Recent Blog Posts
- Tenth Circuit Rules Tips Belong to the Employer If Tip Credit Is Not Taken Continue Reading… When an employer pays the minimum wage (or more) instead of taking the tip credit, who owns any tips – the employer or the employee? In Marlow v. The New Food Guy, Inc., No. 16-1134 (10th Cir. June 30, 2017), the United States Court of Appeals for the Tenth Circuit held they belong to the employer, who presumably can then either keep them or distribute them in whole or part to employees as it sees fit. This directly conflicts with... More
- Washington, DC, Increases Minimum Wage to $15 – and Tipped Minimum Wage to $5.00 – by July 1, 2020 Continue Reading… As anticipated in our posting on June 9, 2016, on June 21, 2016, the Washington, DC, Council unanimously passed on second reading the Fair Shot Minimum Wage Amendment Act of 2016, without substantive amendment. As discussed in our prior posting, this bill increases the District of Columbia minimum wage – already set to increase to $11.50 on July 1, 2016 – by additional annual increments until it reaches $15.00 on July 1, 2020. It also increases the tipped minimum wage... More
- Washington, D.C. Prepares to Increase Minimum Wage to $15 — and Tipped Minimum Wage to $5.00 — by July 1, 2020 Continue Reading… Washington, D.C. is poised to join California and New York by raising its minimum wage to $15.00 per hour.
On June 7, 2016, the D.C. Council, with support of Mayor Muriel Bowser, unanimously passed on first reading the Fair Shot Minimum Wage Amendment Act of 2016 . The bill will continue to raise the District of Columbia minimum wage – currently $10.50, but previously set to increase to $11.50 on July 1, 2016 – in additional annual increments until it reaches... More
- D.C. Employers Must Offer Transit Benefits Starting January 1, 2016 Continue Reading… Although not widely reported, effective January 1, 2016, the District of Columbia joins New York City and San Francisco in requiring employers of 20 or more employees to offer qualified transportation benefits. By that date, covered D.C. employers who do not already do so must offer one of three transit benefit options.
Under the Sustainable DC Omnibus Amendment Act of 2014, Title III, Subtitle A, “Reducing Single Occupancy Vehicle Use by Encouraging Transit Benefits,” at D.C. Code §32-151, et seq., covered... More
- Court of Appeals Restores DOL Regulation Barring Third-Party Employers from Claiming Exemptions for Companionship and Live-In Domestic Service Workers Continue Reading… Reversing a decision by the United States District Court for the District of Columbia, an August 21, 2015 decision by the Court of Appeals for the District of Columbia Circuit in Home Care Association of America v. Weil (pdf) has approved a regulation by the United States Department of Labor (“DOL”) extending federal minimum wage and overtime protections to home care workers and live-in domestic service employees employed by third parties.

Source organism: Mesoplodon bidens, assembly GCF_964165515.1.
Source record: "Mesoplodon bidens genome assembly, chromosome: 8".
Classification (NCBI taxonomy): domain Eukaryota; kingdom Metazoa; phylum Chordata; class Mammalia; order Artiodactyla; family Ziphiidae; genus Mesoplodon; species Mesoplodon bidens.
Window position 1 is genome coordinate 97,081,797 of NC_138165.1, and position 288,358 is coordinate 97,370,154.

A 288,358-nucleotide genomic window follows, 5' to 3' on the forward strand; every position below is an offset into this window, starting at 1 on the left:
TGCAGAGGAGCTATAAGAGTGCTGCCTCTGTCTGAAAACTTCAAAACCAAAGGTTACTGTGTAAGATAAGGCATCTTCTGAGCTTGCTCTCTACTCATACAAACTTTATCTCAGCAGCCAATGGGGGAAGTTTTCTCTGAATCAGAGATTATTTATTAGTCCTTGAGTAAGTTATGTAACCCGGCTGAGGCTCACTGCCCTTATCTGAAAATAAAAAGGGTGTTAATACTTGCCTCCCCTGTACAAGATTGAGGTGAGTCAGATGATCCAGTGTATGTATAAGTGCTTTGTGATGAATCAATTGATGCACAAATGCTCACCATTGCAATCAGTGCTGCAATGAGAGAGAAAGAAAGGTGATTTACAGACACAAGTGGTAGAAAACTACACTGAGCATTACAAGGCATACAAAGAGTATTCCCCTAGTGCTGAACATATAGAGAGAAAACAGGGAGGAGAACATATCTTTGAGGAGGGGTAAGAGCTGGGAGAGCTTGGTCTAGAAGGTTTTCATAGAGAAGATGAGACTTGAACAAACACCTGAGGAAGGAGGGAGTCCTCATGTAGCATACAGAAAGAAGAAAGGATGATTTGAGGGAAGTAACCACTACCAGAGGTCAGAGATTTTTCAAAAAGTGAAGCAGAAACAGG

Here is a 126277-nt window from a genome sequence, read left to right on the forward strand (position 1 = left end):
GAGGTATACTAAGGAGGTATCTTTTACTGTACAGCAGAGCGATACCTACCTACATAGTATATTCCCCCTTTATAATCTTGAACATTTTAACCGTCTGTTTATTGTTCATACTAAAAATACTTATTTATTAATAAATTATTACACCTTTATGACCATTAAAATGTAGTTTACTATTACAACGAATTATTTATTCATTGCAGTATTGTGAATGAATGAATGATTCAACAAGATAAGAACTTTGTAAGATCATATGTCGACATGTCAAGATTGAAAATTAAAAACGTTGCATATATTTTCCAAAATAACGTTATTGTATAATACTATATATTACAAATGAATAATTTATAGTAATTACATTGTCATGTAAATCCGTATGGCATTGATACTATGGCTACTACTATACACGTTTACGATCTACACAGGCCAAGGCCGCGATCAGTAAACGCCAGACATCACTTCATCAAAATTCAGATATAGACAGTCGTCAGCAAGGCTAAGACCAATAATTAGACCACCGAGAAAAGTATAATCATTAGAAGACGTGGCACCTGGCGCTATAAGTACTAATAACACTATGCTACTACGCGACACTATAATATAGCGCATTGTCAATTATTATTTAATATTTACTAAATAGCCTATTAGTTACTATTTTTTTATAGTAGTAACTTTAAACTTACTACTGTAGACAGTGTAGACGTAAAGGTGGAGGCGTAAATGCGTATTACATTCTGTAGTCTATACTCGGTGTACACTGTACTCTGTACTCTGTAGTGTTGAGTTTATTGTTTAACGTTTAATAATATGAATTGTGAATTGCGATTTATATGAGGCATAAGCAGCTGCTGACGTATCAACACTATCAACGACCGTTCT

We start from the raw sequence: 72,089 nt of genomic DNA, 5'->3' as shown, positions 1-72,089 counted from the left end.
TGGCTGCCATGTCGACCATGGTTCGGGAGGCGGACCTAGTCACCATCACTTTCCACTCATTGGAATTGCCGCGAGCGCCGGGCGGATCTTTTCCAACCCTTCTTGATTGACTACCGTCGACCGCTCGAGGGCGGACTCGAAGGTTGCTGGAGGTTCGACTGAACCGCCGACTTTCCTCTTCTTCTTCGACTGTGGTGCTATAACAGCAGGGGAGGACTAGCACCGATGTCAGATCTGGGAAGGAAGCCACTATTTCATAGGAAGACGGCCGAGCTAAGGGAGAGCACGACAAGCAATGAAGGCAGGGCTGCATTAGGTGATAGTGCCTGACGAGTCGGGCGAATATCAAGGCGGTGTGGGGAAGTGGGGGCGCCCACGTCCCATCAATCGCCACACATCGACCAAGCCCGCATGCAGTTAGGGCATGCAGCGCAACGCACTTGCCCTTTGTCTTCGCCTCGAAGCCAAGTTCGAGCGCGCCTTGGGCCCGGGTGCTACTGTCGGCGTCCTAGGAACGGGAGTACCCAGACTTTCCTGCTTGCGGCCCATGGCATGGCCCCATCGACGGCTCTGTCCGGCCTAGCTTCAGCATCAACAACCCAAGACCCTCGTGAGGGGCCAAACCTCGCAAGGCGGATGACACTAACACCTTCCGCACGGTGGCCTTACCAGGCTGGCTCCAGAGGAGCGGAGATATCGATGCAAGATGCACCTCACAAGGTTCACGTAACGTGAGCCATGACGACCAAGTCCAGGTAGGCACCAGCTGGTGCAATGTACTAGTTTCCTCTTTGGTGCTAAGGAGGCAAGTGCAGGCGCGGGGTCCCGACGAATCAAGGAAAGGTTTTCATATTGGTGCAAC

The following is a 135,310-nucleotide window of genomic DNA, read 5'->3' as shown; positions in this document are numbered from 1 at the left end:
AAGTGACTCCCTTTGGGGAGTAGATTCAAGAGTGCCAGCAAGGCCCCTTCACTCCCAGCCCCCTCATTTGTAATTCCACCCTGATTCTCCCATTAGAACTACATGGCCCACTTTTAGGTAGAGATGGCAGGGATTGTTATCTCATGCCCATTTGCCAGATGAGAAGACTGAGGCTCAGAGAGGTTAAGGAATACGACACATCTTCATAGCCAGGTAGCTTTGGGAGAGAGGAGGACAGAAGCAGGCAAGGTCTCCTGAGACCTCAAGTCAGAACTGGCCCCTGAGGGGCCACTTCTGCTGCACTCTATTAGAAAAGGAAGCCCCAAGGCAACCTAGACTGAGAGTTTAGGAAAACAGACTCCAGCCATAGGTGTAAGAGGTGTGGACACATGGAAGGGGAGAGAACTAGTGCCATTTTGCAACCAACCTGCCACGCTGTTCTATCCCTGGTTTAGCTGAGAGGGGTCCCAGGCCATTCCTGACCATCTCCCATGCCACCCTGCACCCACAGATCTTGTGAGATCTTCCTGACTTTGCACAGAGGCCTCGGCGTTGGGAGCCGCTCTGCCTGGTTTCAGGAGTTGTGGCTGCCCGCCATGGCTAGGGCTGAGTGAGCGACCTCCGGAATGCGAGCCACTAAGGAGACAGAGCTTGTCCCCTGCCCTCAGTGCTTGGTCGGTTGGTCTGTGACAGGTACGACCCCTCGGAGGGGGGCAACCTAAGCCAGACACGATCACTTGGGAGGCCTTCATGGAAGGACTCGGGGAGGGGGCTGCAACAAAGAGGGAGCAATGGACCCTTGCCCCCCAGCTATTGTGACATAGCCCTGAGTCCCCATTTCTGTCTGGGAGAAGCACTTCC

We previously wrote about the decision by the District Court for... More
- District Court Judge Vacates DOL’s Modified Definition of “Companionship Services” Continue Reading… Just over three weeks after vacating a regulation barring third party employers from claiming the companionship exemption for minimum wage and overtime, in a January 14, 2015 decision in Home Care Association of America v. Weil, U.S. District Court Judge Richard Leon has also vacated the Department of Labor’s attempt to drastically narrow the definition of “companionship services” (29 CFR Sec. 552.6,). Judge Leon had previously stayed the changes in the new definition, originally scheduled to go into effect on January... More
- District Court Judge Issues Temporary Stay of DOL’s Modified Definition of “Companionship Services” Continue Reading… On December 23, 2014, Brian Steinbach posted regarding U.S. District Court Judge Richard Leon’s December 22nd decision in Home Care Association of America v. Weil, vacating the portion of the new Department of Labor regulation (proposed 29 CFR Sec. 552.109, scheduled to go into effect on January 1, 2015) barring third party employers from claiming the companionship services (minimum wage and overtime) or live-in domestic service (overtime) exemptions. The post noted that the decision did not address DOL’s separate changes... More
- District Court Decision Vacates DOL Regulation Barring Third Party Employers from Claiming Exemptions for Companionship and Live-In Domestic Service Workers Continue Reading… On December 22, 2014, the District of Columbia federal district court vacated a new U.S. Department of Labor regulation, scheduled to go into effect January 1, 2015, barring third-party employers from claiming minimum wage and overtime exemptions for “companionship” domestic service workers, as well as a statutory overtime exemption for live-in domestic service employees.
In his scathing opinion in Home Care Association of America v. Weil, Judge Richard J. Leon pointed out that the United States Supreme Court has already rejected... More